VPNs or Virtual Private Networks have several uses—to access remote content, to protect your privacy and keep you anonymous, to make online browsing more secure, and many others. However, in recent years, studies have shown that VPNs are mostly used to get around restrictions placed by any of these entities:
- Governments: Internet usage in countries like China, Iran, North Korea, and Cuba are heavily censored due to the repressive political situation in these countries. Australia and some members of the European Union also employ some sort of Internet censorship that was subtle at first but is now becoming quite obvious.
- Companies: Offices are known to restrict employees’ access to sites that can affect productivity. This includes social media sites like Instagram, Facebook, and Twitter. Schools often block access to these sites as well.
- Video streaming sites: Netflix, Hulu, and YouTube are just some of the online entertainment sites that restrict content according to a user’s geographical location. They cite copyright protection for employing geo-restrictions.
- Copyright owners: Movie producers and sports promotions companies, like UFC, protect their works (and maximize their profits) by limiting access to their contents. Copyright owners are also known to put pressure on video streaming sites, as in the case of Netflix who used to be lenient on VPN usage before.
These restrictions are usually made by blocking IP addresses based on location. So the most effective way to bypass them is by obtaining an IP address from a location that’s not blocked. A VPN allows users to do this, which is why a lot of people use VPNs to bypass restrictions. The bad news is that these entities we listed above have found some ways to block VPNs, thereby reinforcing their restrictions.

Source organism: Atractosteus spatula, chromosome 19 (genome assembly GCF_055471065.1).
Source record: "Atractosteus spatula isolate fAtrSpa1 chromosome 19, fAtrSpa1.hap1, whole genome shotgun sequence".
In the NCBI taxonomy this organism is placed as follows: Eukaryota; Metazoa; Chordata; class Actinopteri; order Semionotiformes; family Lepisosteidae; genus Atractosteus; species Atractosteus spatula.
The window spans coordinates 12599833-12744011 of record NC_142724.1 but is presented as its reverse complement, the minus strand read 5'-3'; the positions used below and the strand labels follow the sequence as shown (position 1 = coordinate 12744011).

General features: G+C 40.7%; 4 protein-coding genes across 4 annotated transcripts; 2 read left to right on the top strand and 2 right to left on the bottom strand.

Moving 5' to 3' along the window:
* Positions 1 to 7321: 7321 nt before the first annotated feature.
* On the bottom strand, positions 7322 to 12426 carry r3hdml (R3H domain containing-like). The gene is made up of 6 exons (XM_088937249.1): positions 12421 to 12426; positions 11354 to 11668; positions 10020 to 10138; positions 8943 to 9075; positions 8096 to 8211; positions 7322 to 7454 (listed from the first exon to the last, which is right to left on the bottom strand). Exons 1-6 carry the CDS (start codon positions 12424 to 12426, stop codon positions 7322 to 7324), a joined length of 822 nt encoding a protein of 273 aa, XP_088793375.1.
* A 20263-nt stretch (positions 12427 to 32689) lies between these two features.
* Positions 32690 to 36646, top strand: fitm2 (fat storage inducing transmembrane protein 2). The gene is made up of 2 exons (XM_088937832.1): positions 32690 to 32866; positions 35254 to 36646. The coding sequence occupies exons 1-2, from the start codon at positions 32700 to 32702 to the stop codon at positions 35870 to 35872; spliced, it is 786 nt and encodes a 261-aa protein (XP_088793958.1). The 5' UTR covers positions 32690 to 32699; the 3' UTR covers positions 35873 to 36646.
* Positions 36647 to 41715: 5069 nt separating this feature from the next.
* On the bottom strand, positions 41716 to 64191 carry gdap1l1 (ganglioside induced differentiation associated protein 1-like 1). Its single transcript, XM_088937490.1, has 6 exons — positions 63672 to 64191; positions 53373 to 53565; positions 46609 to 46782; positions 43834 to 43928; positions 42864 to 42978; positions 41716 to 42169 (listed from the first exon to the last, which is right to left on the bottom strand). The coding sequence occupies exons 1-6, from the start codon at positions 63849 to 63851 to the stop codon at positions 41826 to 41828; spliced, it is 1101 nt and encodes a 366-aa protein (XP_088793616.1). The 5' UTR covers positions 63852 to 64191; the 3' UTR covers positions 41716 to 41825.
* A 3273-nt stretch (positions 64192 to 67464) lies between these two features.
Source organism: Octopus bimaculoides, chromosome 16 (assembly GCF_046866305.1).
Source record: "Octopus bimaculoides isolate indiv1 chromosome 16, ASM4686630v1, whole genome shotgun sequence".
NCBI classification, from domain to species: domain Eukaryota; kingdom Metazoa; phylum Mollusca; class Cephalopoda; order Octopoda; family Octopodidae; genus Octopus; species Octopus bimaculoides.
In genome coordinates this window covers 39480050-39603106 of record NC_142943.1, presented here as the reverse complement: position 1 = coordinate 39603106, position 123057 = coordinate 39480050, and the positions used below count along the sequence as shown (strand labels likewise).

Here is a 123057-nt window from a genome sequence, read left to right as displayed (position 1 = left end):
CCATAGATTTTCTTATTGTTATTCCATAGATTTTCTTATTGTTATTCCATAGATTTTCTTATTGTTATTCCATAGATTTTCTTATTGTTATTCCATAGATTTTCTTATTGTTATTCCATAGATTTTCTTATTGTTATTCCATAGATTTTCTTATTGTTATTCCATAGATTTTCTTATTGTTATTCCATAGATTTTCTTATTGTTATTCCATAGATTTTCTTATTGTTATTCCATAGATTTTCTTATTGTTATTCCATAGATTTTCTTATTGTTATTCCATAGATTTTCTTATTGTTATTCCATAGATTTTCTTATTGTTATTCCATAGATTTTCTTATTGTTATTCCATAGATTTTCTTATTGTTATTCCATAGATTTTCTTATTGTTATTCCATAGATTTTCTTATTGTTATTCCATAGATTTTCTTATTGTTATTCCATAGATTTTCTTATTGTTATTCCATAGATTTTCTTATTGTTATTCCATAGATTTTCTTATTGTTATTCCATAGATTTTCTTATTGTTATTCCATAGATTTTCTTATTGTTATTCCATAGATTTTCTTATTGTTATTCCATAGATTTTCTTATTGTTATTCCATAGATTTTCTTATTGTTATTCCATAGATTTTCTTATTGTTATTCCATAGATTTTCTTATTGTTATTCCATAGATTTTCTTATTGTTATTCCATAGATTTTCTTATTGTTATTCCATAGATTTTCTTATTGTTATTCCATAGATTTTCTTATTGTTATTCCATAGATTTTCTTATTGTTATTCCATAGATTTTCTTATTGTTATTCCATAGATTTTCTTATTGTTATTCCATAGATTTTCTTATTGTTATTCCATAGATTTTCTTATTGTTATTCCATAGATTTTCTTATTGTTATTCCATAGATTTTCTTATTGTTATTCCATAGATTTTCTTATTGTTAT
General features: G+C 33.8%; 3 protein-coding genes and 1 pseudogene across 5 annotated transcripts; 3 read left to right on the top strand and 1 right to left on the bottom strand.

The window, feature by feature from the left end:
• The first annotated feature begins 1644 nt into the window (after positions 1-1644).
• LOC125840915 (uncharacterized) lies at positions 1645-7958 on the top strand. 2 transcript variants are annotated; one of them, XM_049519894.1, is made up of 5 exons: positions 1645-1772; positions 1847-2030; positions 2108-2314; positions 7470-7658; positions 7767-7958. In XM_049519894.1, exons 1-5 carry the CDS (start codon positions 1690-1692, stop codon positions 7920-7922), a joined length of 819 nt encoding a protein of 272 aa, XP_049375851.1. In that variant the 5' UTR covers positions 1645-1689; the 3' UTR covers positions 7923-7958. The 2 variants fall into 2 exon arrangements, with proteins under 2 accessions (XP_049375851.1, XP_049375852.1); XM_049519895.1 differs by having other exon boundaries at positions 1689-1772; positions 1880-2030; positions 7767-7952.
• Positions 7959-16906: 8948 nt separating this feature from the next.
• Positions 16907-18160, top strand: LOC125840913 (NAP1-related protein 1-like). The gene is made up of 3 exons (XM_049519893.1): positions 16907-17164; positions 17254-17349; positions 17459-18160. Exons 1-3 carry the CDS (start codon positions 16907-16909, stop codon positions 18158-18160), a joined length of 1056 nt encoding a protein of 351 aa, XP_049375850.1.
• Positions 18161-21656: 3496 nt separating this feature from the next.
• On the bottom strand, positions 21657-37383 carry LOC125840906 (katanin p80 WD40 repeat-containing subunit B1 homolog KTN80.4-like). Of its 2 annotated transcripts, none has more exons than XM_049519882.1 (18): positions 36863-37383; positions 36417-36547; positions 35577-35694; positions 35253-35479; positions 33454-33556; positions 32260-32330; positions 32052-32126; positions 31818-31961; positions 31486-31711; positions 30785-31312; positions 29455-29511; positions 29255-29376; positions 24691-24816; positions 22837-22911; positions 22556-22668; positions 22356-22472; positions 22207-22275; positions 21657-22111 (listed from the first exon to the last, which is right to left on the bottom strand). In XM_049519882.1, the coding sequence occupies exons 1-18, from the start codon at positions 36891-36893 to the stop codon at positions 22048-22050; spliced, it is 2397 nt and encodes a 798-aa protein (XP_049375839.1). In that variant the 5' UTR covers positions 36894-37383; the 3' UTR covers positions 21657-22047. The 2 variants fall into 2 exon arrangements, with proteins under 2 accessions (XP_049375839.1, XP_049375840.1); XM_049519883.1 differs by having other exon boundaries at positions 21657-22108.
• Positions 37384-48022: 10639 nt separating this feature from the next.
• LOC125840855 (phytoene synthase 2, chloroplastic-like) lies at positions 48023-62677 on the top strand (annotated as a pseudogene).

Fortunately, there are ways to bypass VPN blockers, and this is the good news that will be discussed in the following sections.
Types of VPN blockers
Before we delve into the various methods to bypass VPN blockers, it’s important first to have an idea of how VPNs are blocked. Below are three of the most common VPN blockers:
VPN blockers: DPI (Deep Packet Inspection)
DPI or Deep Packet Inspection is ideally used to protect networks from being invaded by hackers and DDoS attackers. It can also be used to prevent network congestion so that people who are streaming videos won’t slow down the whole network. Here’s a simple video that will make you understand DPI better:
Deep Packet Inspection is also used by governments to block VPN traffic, most notably by China, Syria, and Egypt. DPI technology reads packet headers which all kinds of traffic have, including those coming from a VPN. Even when DPI cannot read the packet body which contains the actual traffic content, it can still detect the VPN’s traffic just by looking at the packet header.
VPN blockers: IP blocking
Netflix, one of the leading source of entertainment content, was pressured by movie producers into banning VPNs. Netflix does this by blocking IP addresses associated with VPN service providers. It is not the only website employing this strategy; Amazon, HBO Go, and Hulu also use IP blocking to restrict VPN users from accessing their content.